MDMA, ecstasy or molly is usually sold in capsules or colorful tablets. The colorful shapes make the drugs even more appealing to young adult users, making it easier for the drugs to be abused and for addiction to develop. However, recognizing an addiction to MDMA can be difficult. The drug lacks some of the more obvious withdrawal symptoms and is usually only used in social settings.
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Side Effects of Ecstasy
- Enhanced sense of well-being
- Increased extroversion
- Emotional warmth
- Emotionally charged
- Heightened sensory perception
- Increased positive sensations
- Increased capacity for empathy
- Unnatural long-lasting energy
- Inability to feel or a reduced sense of pain
- High blood pressure
- Panic and paranoia
- Involuntary jaw clenching
- Lack of appetite
- Mild sense of detachment from oneself
- Illogical or disorganized thoughts
- Hot flashes, excess sweating or chills
- Sweating and high body temperature
- Muscle or joint stiffness
- Changes in sleeping habits
Some of the long-term effects of Ecstasy addiction include the development of depression and anxiety, psychosis, memory loss and long-lasting brain damage. Long-term use can also cause harm to other aspects of the body including, nerve degeneration, kidney failure and cardiovascular conditions. The Journal Clinical Correlations reports that continued abuse of MDMA and other hallucinogenic stimulant substances can cause significant cognitive issues, and difficulty with executive processing, logical reasoning and emotional intelligence. It affects the overall mental functioning.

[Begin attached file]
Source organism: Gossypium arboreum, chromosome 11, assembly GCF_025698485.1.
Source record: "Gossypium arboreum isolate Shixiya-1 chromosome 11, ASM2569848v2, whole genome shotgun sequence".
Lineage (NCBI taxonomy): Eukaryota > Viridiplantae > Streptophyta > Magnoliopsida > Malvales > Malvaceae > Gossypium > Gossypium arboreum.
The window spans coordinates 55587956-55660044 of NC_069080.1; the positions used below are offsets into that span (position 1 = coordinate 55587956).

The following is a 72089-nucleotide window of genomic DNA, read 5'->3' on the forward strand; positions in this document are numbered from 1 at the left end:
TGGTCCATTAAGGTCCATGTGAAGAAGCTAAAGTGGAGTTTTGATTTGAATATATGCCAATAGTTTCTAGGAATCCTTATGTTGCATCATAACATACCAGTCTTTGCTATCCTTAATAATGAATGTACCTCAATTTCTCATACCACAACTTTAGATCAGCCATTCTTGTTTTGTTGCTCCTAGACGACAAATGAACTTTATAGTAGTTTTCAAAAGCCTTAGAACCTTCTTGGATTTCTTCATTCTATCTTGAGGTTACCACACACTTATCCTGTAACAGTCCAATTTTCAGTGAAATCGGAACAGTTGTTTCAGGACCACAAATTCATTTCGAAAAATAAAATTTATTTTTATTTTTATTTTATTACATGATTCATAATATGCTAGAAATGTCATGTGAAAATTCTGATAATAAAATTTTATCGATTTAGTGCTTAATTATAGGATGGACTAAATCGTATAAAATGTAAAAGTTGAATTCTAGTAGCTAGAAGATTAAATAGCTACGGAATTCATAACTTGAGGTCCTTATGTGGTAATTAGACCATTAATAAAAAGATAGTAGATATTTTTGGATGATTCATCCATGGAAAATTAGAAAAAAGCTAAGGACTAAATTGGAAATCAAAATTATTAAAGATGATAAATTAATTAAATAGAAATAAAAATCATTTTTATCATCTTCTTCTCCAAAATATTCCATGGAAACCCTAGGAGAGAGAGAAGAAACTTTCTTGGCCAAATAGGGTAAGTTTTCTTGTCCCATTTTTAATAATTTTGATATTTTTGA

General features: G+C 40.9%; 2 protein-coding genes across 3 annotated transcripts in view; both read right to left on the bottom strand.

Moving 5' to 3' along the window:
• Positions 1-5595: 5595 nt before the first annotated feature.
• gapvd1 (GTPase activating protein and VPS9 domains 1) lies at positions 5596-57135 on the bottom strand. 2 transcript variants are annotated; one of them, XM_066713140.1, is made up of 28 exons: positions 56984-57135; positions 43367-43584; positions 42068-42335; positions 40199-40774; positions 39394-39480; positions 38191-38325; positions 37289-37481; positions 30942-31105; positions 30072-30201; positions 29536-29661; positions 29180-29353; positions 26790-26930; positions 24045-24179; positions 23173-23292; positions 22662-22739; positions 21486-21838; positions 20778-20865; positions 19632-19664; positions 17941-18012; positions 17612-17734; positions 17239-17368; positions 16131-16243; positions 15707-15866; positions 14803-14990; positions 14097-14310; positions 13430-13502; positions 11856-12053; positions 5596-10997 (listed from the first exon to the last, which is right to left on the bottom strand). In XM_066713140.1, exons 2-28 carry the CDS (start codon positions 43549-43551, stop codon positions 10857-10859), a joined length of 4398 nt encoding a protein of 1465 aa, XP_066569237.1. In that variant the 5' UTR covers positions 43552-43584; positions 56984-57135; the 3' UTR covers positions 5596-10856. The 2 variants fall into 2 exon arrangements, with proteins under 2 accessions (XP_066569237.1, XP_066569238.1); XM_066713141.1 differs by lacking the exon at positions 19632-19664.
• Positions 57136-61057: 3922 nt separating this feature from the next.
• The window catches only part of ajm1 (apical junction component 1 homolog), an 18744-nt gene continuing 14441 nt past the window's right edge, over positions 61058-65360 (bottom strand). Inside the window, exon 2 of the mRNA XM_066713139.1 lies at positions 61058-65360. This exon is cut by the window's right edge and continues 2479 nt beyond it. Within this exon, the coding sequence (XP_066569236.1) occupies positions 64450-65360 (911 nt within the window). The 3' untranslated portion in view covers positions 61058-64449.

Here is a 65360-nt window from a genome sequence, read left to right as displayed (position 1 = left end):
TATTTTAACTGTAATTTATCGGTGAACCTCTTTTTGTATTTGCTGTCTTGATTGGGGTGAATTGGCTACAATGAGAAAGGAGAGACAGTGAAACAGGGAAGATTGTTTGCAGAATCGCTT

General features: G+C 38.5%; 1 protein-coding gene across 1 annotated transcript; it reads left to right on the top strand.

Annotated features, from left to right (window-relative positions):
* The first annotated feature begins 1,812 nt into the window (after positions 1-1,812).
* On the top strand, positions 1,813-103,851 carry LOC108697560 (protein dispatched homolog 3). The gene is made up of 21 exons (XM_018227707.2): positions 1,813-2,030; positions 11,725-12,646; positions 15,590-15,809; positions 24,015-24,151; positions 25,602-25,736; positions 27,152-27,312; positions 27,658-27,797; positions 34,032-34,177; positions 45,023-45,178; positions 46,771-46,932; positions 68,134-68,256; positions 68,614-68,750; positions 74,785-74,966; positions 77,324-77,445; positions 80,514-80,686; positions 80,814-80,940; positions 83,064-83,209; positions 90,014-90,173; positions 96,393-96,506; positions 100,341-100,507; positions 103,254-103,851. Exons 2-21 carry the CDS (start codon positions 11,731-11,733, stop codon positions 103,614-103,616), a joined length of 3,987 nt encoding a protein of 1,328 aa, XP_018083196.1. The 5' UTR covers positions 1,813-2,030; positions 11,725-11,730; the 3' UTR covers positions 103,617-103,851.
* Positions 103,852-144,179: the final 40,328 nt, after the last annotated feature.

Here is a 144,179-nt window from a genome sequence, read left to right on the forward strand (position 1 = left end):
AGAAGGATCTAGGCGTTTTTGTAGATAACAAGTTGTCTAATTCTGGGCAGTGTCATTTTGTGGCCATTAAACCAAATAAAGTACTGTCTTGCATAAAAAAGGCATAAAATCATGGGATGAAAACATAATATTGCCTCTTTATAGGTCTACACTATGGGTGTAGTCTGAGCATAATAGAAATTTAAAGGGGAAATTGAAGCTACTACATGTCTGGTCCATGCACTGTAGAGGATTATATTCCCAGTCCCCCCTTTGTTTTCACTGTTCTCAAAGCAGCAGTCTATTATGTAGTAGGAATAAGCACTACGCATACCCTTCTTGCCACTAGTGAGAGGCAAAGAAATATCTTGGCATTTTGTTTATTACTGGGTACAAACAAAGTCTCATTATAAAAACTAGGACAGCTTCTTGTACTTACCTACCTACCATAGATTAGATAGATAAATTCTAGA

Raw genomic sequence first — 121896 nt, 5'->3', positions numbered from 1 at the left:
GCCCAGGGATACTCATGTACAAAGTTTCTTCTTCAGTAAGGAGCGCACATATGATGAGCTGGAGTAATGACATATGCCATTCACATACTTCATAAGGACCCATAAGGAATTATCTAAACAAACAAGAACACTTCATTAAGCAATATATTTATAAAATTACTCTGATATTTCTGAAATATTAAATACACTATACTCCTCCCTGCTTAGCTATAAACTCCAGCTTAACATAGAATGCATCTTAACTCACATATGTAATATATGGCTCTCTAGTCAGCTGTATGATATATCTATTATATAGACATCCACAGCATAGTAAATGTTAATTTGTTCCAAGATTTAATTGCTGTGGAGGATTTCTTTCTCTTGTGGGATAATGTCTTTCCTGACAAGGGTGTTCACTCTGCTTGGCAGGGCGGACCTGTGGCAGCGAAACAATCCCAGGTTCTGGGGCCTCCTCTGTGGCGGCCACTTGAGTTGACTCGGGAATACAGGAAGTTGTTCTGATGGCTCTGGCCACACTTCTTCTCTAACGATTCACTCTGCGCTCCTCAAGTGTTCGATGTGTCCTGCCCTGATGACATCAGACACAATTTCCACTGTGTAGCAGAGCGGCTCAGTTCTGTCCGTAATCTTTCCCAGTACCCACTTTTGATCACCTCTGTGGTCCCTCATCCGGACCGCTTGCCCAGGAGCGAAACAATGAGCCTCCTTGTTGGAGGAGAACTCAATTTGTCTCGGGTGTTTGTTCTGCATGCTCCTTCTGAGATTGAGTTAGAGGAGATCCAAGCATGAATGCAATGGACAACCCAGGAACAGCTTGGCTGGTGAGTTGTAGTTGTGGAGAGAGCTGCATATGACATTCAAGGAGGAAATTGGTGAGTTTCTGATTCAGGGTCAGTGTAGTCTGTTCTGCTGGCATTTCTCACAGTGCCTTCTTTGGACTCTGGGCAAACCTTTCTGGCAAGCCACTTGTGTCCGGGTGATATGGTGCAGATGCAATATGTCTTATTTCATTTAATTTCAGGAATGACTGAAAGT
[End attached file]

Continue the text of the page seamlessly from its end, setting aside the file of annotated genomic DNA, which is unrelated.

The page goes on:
MDMA is a stimulant substance that affects the brain, heart and other major organs. It interferes with the body’s ability to regular body temperature. This can raise the heart rate to a dangerous level. In large doses of ecstasy, it could cause a person to feel floating sensations, out-of-character irrational behaviors, convulsions and even aggressive behaviors.
Indicators for an MDMA Use Disorder
- Noticeable changes in personality or behavior
- The inability to perform normal daily routines
- Strong urges or compulsions to use ecstasy or molly despite repeated negative effects
- New daily thoughts, routines and life revolve around ecstasy use
- Giving up commitments and responsibilities in order to use the drug
- Experience withdrawal symptoms once ecstasy use has been decreased or stopped completely
MDMA Withdrawal Timeline
- Days 1-3: Withdrawal symptoms can begin within a few days of quitting the drug. Symptoms can include anxiety, insomnia, inability to concentrate and feelings of paranoia. Feeling physical and mental exhaustion can also occur during the first few days of ecstasy withdrawal.
- Days 4-10: During this period, withdrawal symptoms may begin to lessen in severity.
- After 11 days: Onset depression can begin to take over the user’s brain chemistry as it continues to readjust. Cravings and memory impairments may continue and can last for weeks or even months after initial drug use.
Reach out to Hotel California by the Sea
We specialize in treating addiction and other co-occurring disorders, such as PTSD. Our Admissions specialists are available to walk you through the best options for treating your addiction.
Hotel California by the Sea offers effective substance use disorder programs to help people with stimulant hallucinogenic drug addiction. Designer drugs such as MDMA, LSD and bath salts are highly addictive substances that require the assistance of a professional behavioral health recovery program. A full range of treatments including detox, residential and outpatient programs provide clients with opportunities to successfully face their addiction.
Specialized treatments such as CBT, EMDR therapy and family counseling provide clients with evidence-based results. Hotel California by the Sea’s substance use disorder program provides the knowledge, tools and resources clients need to overcome their addiction and co-occurring mental health conditions.